Analysis: Cap management define 2022 NHL free agency
Neither Nazem Kadri, Johnny Gaudreau nor John Klingberg could sign with the Flyers even if they had their sights set on Philadelphia.
Before any of the top NHL free agents had agreed to a deal this week, general manager Chuck Fletcher declared the Flyers out of contention for all of them because of “the reality of our cap situation.”
“We don’t have the cap space to pursue those high-end type of free agents,” Fletcher said. “It probably precluded us from looking at some of the more expensive options in the market.”
If that sounds depressing for Flyers fans, it is. But it was also the grim reality for a number of teams across the NHL grapping with a salary cap ceiling that rose only $1 million this year as the league rebounds from the financial impact of the pandemic. It was the first increase since 2019.
Being locked in salary cap jail prevented the Flyers from bringing home Gaudreau, the MVP-caliber star who grew up just across the river in New Jersey. Similar issues forced the Vegas Golden Knights to essentially give away six-time 30-goal scorer Max Pacioretty for nothing, and the New York Islanders were never able to really enter the Gaudreau sweepstakes.
Thing is, other teams navigated this landscape just fine.
Columbus got Gaudreau, New Jersey added two-time Stanley Cup champion Ondrej Palat and Detroit signed a handful of players by taking advantage of cap space. Some teams clearly did a much better job managing the tight market.
“If you didn’t have room or a potential to make room, you wouldn’t have this type of opportunities,” Blue Jackets GM Jarmo Kekalainen said Thursday while sitting next to Gaudreau, who signed a $68.25 million, eight-year deal with Columbus. “It’s not an easy world when you have good players. It’s a great problem to have if you have too many good players and then time comes, especially in these days when the salary cap’s been flat, that something has to give.”
Sure, that’s the case for the 2020 and 2021 champion Tampa Bay Lightning, who watched Palat and dependable defenseman Jan Rutta depart in free agency while extending three younger members of their core.
The Flyers, on the other hand, lack high-end talent and are burdened by big-money contracts despite missing the playoffs each of the past two seasons. Gaudreau’s desire to leave Calgary and play for the team he grew up rooting for seemed to make it a natural fit, and they even started clearing room by buying out fan favorite, 25-year-old cancer survivor Oskar Lindblom.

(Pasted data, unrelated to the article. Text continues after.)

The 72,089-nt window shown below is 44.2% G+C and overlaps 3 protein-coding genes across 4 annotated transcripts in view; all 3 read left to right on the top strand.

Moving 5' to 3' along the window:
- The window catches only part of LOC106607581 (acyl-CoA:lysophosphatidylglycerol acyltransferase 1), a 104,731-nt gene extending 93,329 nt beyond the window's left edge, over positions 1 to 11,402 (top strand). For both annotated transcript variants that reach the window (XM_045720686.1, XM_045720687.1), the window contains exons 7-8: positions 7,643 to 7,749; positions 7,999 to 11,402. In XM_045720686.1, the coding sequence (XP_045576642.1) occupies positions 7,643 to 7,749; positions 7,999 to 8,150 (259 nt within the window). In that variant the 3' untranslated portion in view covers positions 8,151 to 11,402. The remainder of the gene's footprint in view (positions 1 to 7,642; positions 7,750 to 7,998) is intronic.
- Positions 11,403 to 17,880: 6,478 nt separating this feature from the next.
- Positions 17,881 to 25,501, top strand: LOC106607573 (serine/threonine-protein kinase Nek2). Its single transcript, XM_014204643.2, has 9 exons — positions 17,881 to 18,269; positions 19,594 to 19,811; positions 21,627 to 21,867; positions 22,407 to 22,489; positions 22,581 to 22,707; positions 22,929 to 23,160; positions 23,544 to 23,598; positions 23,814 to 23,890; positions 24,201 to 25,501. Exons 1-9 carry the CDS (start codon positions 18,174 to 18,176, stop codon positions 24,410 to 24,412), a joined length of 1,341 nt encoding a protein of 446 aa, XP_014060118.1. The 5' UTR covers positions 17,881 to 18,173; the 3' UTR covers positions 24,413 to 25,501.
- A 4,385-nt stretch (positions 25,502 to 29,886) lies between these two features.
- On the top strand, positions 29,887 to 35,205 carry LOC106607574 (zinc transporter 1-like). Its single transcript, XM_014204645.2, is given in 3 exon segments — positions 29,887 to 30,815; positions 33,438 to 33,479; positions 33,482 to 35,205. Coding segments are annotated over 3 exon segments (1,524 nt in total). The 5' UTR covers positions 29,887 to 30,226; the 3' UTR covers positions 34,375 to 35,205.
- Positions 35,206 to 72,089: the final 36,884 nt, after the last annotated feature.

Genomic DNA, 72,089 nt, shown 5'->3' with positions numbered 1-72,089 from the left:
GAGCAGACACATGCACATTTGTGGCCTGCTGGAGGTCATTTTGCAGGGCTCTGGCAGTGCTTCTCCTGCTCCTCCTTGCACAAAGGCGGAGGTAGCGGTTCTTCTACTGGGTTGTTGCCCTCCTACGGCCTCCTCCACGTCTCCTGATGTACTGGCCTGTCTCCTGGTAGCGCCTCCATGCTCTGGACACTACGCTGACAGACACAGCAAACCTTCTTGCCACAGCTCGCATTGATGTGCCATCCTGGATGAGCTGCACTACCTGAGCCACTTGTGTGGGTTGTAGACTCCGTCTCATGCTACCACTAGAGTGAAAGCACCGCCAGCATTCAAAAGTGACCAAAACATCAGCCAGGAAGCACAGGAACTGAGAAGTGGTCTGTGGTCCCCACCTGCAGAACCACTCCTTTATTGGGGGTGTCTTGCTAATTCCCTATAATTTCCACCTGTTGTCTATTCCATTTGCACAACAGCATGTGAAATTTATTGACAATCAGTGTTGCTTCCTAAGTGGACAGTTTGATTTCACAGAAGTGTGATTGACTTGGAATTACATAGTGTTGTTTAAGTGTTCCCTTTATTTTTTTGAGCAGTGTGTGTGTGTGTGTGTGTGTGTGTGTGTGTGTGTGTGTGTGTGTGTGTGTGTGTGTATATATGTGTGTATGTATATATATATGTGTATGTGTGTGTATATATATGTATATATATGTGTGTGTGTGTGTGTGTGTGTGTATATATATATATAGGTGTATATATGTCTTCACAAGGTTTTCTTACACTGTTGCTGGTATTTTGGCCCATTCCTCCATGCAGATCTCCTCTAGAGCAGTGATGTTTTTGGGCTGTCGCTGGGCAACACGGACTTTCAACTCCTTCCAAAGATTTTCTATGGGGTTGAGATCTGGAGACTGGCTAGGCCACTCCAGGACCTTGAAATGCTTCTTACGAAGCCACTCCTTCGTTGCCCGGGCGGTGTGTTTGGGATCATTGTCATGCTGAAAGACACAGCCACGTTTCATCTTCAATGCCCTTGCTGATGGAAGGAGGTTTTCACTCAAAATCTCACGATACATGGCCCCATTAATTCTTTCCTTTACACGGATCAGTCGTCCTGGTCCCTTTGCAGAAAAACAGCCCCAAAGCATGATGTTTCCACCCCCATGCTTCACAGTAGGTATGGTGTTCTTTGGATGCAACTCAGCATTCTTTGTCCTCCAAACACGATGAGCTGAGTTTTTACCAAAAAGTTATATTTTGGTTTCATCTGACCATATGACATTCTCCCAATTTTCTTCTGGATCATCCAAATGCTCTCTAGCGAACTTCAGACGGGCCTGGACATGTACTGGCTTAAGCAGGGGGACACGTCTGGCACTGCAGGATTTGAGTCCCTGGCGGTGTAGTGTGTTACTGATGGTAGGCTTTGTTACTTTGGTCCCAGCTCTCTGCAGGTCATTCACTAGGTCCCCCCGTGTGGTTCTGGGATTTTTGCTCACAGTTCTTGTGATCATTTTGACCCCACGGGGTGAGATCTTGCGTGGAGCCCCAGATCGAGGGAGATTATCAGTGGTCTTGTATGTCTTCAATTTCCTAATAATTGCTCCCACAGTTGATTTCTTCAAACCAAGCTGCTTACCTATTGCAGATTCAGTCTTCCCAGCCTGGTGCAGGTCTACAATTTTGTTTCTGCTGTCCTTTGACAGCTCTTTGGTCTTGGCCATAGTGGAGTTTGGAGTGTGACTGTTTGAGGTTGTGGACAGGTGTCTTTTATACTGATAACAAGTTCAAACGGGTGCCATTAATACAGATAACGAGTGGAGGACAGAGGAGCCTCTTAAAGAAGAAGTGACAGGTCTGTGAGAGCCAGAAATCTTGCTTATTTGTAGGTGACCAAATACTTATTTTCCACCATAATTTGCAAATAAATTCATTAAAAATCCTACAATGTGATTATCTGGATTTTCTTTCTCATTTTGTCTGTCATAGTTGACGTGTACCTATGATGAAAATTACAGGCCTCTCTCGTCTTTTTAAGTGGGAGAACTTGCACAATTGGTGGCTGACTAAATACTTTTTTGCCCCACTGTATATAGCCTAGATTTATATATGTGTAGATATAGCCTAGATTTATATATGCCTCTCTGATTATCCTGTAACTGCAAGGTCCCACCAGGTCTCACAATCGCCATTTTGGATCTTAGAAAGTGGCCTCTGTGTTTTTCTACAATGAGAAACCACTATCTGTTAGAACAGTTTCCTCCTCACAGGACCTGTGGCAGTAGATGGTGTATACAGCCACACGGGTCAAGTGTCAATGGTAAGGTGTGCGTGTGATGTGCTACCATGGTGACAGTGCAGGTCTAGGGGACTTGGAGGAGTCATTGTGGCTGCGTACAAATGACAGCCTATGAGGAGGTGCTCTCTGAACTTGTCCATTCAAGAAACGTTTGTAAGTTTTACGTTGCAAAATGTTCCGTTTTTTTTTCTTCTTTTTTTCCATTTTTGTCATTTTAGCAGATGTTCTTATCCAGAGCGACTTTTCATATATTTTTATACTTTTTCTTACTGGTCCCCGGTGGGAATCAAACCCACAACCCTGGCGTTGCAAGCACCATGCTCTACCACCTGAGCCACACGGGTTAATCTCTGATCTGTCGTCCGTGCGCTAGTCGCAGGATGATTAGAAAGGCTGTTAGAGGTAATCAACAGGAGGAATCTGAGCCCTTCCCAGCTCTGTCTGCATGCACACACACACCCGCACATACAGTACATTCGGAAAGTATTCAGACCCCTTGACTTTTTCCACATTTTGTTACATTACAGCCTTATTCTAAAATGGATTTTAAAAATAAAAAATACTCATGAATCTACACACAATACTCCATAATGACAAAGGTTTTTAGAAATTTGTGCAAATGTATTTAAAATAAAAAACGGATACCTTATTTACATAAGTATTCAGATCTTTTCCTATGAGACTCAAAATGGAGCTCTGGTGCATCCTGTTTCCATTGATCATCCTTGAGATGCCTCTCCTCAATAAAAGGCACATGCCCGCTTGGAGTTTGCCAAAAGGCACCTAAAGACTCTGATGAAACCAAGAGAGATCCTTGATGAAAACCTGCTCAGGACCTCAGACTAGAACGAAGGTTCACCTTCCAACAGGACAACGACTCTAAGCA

In the end, Philadelphia couldn’t shed the $7 million final season of James van Riemsdyk’s contract or make other moves to land Gaudreau.
“You’d have to move multiple contracts to be able to do that,” Fletcher said. “You have to have a team (willing to take them). In some cases, contracts are extremely hard to move.”
Based on the $9.75 million cap hit Gaudreau agreed to with the Blue Jackets, the Flyers would have had the room had they simply decided not to double down on underachieving defenseman Rasmus Ristolainen during the season by signing him for $5 million annually, or ink Tony DeAngelo last week for the same rate after sending second-, third-, and fourth-round picks to Carolina for his rights.
The Hurricanes gladly took that draft capital and pounced when cap-strapped Vegas needed to clear space to re-sign Reilly Smith. Carolina got Pacioretty and young defenseman Dylan Coghlan for “future considerations” because Vegas was in a bind.
“We needed to create some flexibility to sign some young players in our hockey club,” Golden Knights GM Kelly McCrimmon told reporters. “We identified this as being the best path.”
Montreal GM Kent Hughes put it this way: “Heck, Carolina, picked up two pretty good hockey players for very little.”
Pacioretty’s contract having the same cap hit and length as van Riemsdyk’s made the Flyers’ inability to clear the decks for Gaudreau, Kadri, Klingberg or another top free agent stand out even more, even if the players don’t have the same track record in terms of production.
Asked about not being willing to part with a first-round pick to free up money, Fletcher said that in some cases it would have cost even more.
“I talked to a lot of teams over the last little while about maybe ways to get cap flexibility,” he said. “We looked at some different options, but the price of moving contracts is really expensive.”
More expensive in the long term might be a half-empty arena in a sports-crazy town that has become apathetic about its hockey team. The climb back to relevance is just beginning for the Red Wings, who shelled out contracts worth more than $60 million on Wednesday alone.
It’s something GM Steve Yzerman — who built up the Lightning before leaving to go back to Detroit — was able to do because he managed the cap so well. Three years ago, he decided not to spend a lot of money and picked his spot.
“We have roster spots, we have cap space — there were players there that we felt would help us and not really deviate from what we’re trying to do, but also not necessarily give maximum term and maximum dollar to players,” Yzerman said. “With the cap situation the last couple of years, it has had an effect on what some teams can do and some teams want to do.”
Or, more notably, what they might want to do but can’t. Kekalainen made sure the Blue Jackets were ready when Gaudreau was available.
“We had to crunch numbers and look at different things, and we all agreed that we just can’t pass on an opportunity like this,” he said.
AP Hockey Writer John Wawrow contributed.
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